Economy shrank less than expected in Q2, ONS says
But the outlook remains grim for the coming months
By CFOWorld staff | CFO UK | Published 12:23, 24 August 12
Economic output in the second quarter fell less than expected, according to official data on Friday but the overall outlook for the coming months remains weak.
Second quarter output fell 0.5 percent, compared to an initial estimate of 0.7 percent, data from the Office of National Statistics revealed on Friday. It was depressed by one-off factors including unusually wet weather and an extra public holiday to mark the Queen’s Diamond Jubliee.
Economists expect a modest rebound from July but business surveys continue to paint a grim picture, keeping pressure on chancellor George Osborne to kick start growth and the Bank of England to provide more stimulus through lower interest rates or bond-buying.
The fall was still the biggest drop since the first quarter of 2009 - when the economy was hit by the immediate aftermath of the financial crisis.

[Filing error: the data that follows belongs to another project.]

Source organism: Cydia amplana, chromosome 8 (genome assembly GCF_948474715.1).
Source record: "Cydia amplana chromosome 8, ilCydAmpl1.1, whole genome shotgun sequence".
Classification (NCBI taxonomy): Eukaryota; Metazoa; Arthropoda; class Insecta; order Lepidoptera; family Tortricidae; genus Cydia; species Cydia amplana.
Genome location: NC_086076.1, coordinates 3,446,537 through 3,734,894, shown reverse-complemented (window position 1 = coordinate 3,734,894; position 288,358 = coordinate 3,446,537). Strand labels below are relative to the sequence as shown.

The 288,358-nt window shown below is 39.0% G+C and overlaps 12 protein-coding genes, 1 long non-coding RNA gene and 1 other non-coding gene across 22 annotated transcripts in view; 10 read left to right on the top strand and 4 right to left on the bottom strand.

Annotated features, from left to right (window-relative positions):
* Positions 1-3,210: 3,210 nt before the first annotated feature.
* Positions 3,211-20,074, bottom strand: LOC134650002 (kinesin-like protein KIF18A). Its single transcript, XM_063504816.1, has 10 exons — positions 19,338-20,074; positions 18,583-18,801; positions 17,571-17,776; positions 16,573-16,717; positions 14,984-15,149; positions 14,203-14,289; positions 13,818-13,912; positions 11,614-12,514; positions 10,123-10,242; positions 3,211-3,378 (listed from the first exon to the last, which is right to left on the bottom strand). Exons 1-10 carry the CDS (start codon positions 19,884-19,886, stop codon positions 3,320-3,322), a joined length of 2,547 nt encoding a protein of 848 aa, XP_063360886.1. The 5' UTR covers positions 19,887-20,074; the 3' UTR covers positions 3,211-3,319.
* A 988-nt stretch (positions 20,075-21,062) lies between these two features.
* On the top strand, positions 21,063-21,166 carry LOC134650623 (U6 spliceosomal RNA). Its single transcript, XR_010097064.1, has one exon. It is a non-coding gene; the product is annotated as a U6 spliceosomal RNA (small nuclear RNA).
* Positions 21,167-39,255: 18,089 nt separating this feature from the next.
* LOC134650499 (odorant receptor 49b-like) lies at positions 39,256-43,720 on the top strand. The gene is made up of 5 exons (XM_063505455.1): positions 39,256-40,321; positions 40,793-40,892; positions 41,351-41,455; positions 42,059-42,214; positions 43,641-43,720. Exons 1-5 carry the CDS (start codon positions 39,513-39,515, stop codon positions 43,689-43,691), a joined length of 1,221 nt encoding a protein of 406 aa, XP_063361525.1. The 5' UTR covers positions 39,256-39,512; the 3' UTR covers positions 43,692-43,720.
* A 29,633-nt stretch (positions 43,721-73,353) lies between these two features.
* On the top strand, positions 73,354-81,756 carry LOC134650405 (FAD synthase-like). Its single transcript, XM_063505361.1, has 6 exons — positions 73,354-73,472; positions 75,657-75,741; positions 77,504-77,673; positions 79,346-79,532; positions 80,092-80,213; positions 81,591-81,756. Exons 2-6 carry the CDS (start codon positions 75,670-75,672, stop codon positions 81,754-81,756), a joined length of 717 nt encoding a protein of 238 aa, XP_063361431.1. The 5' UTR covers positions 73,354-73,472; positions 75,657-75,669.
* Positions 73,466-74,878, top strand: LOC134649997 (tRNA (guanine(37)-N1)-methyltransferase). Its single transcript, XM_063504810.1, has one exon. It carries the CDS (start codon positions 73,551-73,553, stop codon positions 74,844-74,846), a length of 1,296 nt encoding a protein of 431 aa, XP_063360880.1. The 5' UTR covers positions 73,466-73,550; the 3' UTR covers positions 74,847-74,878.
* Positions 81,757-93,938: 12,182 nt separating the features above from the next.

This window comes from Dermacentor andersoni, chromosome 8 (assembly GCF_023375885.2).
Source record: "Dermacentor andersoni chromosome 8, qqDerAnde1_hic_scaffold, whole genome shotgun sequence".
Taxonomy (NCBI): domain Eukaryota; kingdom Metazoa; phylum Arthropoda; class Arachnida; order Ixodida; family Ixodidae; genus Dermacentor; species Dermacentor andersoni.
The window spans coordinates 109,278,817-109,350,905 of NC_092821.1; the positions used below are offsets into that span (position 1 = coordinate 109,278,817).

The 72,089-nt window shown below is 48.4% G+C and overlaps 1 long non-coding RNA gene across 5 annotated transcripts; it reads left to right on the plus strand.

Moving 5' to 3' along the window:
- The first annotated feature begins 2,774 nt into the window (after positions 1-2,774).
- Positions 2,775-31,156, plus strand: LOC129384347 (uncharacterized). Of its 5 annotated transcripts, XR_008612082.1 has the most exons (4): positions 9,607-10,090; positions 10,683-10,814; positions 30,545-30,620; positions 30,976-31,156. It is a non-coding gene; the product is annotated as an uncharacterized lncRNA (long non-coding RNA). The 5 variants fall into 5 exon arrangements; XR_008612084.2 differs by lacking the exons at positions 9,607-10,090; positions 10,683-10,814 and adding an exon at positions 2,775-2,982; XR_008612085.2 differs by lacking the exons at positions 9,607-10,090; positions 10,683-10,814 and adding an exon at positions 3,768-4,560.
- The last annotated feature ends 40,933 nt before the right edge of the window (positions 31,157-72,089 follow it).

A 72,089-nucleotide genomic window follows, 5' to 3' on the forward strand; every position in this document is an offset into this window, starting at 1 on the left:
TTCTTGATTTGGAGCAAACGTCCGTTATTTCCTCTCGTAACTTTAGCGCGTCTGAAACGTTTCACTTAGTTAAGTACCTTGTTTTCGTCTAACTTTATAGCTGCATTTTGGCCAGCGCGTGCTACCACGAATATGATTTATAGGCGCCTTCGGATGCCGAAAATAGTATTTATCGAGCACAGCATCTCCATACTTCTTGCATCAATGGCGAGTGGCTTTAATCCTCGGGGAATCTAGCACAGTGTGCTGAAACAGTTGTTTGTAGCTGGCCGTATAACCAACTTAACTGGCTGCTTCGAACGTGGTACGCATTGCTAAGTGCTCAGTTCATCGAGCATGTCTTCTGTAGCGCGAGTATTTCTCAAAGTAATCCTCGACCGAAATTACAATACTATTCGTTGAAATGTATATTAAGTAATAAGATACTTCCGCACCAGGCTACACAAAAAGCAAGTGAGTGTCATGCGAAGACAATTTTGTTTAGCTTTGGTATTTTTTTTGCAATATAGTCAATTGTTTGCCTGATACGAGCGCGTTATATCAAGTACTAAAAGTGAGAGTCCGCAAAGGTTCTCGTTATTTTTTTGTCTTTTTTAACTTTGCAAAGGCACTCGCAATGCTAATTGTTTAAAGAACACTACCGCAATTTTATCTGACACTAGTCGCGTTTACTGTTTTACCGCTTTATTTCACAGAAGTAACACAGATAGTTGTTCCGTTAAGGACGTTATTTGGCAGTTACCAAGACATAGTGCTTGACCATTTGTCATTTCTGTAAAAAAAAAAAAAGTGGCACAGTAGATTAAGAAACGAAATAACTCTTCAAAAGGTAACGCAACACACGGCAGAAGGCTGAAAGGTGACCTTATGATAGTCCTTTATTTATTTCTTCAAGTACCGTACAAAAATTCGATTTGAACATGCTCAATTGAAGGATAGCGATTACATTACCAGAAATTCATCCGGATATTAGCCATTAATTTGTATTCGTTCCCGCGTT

Sterling fell to a two-week low against the euro and debt prices rose, as some investors had bet on a bigger upward revision.
Smaller falls in construction and industrial output were behind the upward revision.
Consumer spending fell 0.4 on the quarter, while exports dropped 1.7 and imports rose 1.4 percent. Net trade shaved 1 percent off gross domestic product, the biggest drag on growth from trade since the second quarter of 1998. A build-up in companies’ inventories added 0.5 percent to GDP.
The economy slipped into its second recession in four years around the turn of the year as the ongoing euro zone debt crisis hurt exports and the uncertainty made businesses reluctant to invest.
There is also pressure from the government's austerity drive, and Friday's data showed that the second quarter was the first time since the third quarter of 2011 when government consumption did not rise.
Earlier this month the finance ministry and Bank of England launched a new scheme to offer banks cheap funding if they lend on to businesses and home-buyers at reduced rates, and further measures to support house-building are expected soon.
The Bank launched another round of quantitative easing asset purchases in July, buying £50 billion of gilts to boost the economy, and most economists expect a further increase to the £375 billion total in November.
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